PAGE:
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Letter ReferenceMary Gladstone (Mrs Drew) Add. 46244, ff.177-179
ArchiveBritish Library, Department of Manuscripts, London
Epistolary TypeLetter
Letter Date4 April 1911
Address FromDe Aar, Northern Cape
Address To
Who ToMary Drew nee Gladstone (m. 1886)
Other Versions
PermissionsPlease read before using or citing this transcription
The Project is grateful to the British Library for kindly allowing us to transcribe this Olive Schreiner letter, which is part of its Special Collections.
1 De Aar
2 April 4th 1911
4 Dear Mrs Drew
6 I have just learnt from my niece Lyndall Schreiner that you were in
7South Africa. I should have written to welcome you had I known of your
8coming. I have read your article in the English Woman which I think
9very fine. I want some of our womens societies to read it at their
12 I do wish I were in Cape Town to come & see you. If you are passing de
13Aar do let me know & I'll come down to the station to see you for the
14few minutes the train stops, if I am at all able. The station is about
15a mile from my house, & I am not always able to walk so far; but I
16will come if I possibly can. If de Aar were a more interesting place I
17should beg you to stay a day over here. We have a first class hotel
18(as South African Hotels go!) but that is nearly our only advantage.
19If you could spend a day here it would be delightful. I have such a
20tiny house, & do my cooking &c myself, so I can't make anyone
21comfortable, but I'm sure you would be comfortable at the hotel; but
22there really is nothing to see here of interest, only a big railway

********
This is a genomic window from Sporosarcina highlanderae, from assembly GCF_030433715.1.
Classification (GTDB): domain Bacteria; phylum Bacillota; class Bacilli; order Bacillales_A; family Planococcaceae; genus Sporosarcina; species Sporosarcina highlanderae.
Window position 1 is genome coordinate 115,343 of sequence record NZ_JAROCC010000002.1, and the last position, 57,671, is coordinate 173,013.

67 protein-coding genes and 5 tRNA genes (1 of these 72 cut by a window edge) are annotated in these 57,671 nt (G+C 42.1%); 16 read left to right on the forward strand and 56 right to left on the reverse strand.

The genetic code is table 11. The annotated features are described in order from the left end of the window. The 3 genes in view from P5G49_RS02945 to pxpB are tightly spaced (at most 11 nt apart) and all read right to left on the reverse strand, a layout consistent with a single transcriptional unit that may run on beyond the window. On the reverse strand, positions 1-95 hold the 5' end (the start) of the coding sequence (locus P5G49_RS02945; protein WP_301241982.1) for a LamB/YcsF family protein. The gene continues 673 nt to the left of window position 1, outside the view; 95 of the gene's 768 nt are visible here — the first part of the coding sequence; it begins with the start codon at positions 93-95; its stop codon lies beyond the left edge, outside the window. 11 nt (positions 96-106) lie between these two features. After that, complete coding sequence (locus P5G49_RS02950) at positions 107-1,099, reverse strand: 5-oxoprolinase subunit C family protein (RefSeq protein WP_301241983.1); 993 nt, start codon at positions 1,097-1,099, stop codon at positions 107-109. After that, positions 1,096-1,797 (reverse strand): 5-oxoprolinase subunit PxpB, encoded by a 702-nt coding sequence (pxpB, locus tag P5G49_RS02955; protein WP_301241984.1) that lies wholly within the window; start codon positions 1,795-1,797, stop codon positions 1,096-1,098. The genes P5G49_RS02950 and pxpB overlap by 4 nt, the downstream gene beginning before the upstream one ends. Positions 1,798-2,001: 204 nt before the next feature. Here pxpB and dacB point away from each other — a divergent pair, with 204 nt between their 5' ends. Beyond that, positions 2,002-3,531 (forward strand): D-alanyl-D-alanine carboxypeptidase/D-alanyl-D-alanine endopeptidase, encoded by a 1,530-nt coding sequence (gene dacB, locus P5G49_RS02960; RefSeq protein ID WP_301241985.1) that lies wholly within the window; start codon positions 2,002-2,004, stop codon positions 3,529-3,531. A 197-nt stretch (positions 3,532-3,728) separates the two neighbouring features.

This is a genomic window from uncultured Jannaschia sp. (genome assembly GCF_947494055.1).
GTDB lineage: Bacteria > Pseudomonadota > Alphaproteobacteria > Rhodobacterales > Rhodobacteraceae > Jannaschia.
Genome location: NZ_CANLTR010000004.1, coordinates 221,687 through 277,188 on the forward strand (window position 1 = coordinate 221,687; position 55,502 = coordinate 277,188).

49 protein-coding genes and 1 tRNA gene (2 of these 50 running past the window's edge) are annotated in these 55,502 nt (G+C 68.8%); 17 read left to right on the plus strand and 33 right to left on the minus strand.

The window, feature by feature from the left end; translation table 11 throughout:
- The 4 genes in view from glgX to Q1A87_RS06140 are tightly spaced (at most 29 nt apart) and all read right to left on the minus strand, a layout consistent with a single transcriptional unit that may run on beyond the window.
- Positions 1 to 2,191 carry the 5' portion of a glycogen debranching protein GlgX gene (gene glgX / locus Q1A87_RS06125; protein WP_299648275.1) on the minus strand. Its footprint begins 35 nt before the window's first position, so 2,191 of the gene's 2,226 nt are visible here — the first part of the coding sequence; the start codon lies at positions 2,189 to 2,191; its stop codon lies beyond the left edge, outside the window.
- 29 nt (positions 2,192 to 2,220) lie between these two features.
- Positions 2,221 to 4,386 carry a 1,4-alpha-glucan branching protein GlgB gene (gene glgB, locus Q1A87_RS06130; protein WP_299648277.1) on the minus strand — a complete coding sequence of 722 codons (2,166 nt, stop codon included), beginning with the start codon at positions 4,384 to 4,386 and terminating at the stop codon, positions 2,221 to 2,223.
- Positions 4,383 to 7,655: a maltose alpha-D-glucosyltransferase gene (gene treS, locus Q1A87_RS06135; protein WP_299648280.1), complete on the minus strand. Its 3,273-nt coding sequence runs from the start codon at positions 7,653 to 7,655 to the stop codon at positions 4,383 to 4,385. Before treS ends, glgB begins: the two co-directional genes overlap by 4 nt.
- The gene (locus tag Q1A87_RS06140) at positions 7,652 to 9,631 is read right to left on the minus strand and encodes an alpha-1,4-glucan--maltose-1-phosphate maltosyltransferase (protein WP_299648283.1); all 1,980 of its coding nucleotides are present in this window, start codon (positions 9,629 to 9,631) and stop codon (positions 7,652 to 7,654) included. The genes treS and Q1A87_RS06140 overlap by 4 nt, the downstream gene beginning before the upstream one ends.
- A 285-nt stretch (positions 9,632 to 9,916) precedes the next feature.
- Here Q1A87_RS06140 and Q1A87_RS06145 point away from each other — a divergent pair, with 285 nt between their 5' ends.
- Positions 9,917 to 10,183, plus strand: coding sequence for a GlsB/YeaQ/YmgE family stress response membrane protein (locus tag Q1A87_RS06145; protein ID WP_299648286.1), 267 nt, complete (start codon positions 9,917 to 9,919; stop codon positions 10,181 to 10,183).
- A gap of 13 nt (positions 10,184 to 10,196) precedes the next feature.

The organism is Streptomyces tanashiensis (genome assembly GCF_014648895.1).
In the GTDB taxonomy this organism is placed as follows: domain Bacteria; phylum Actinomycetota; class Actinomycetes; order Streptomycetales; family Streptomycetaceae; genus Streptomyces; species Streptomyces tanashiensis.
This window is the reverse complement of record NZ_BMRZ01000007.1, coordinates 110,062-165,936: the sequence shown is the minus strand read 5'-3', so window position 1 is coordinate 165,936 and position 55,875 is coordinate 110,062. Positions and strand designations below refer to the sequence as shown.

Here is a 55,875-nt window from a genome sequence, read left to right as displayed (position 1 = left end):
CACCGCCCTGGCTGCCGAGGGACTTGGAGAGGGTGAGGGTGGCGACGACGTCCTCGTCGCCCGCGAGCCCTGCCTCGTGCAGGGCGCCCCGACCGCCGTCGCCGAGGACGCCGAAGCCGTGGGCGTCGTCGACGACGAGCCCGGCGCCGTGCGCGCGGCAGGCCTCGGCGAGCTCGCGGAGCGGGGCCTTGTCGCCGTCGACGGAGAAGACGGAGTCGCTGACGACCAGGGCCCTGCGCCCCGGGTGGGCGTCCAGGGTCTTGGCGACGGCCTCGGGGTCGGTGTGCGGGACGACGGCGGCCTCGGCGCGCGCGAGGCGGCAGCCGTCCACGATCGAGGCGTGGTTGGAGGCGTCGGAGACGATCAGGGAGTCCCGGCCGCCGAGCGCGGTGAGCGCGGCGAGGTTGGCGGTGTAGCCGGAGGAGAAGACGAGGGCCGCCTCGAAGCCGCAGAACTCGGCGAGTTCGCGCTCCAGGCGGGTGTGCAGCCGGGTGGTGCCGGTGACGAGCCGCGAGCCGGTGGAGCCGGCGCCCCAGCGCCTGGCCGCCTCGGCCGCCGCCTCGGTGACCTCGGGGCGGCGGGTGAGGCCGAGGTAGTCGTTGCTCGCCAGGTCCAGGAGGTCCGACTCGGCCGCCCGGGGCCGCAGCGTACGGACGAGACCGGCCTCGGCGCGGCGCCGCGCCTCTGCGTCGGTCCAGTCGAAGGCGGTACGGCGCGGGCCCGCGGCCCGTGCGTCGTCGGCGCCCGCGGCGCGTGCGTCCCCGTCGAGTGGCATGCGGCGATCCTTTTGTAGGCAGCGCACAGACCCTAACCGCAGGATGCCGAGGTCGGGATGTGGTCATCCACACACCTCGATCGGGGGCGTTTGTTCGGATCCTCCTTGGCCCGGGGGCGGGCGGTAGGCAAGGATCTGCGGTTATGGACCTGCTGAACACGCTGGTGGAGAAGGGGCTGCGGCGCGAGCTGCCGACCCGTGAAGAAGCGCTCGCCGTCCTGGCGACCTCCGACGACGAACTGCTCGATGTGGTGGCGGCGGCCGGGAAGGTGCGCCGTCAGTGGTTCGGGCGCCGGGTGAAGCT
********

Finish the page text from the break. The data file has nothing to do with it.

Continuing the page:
25 I hope her time in South Africa has greatly benefited your daughter.
27 I wonder if you would be at all interested to meet a very charming
28little Jewish woman in Cape Town. Ruth Alexander? Her father was a
29professor of Hebrew at Cambridge for many years, but now head of a
30large Jewish college in New York.
32 She is married to a Jewish Barrister ?her Alexander, a progres
33Unionist member of parliament. She is the best speaker we have among
34our women in South Africa; she has a very quiet simple way of speaking,
35 almost childlike. But at the first meeting at which I got her to
36speak a thing happened which I have never see happen at any woman's
37meeting - men & women all seemed to have a cold in the head, & all
38wanted their handkerchiefs. You will not be much impressed by her at
39first. She has a shy awkward little manner, & a painfully nervous
40little laugh, but I find her very beautiful & interesting. Her husband
41is a clever Jew but not her equal of in refinement. If you did care to
42see her her address is
43 4 Hastings Rd
44 Tamboer's Kloof
45 Cape Town, & I know she would be delighted to come & see you. But
46perhaps you have only come here for rest; thats what people generally
47come here for, & the one thing it can give. I am afraid I am perhaps
48thinking more of the pleasure it would give her to meet you, than of
49the pleasure it would give you! When I first came out after my ten
50years in London, I felt for some months I didn't want to see anyone -
51just the veld & the mountains, & rest.
53 I hope your stay here will be a very happy one.
55 Yours very sincerely
56 Olive Schreiner
58 I've greatly admired your brother for standing out with regard to that
59case of the native & white woman. Women's attitude with regard to the
60natives in this country has been a deep sorrow to me.
Mary Drew's article in The English Woman has not been traced: the most likely review is The Englishwoman's Review, but this ceased publication with its July 1910 issue.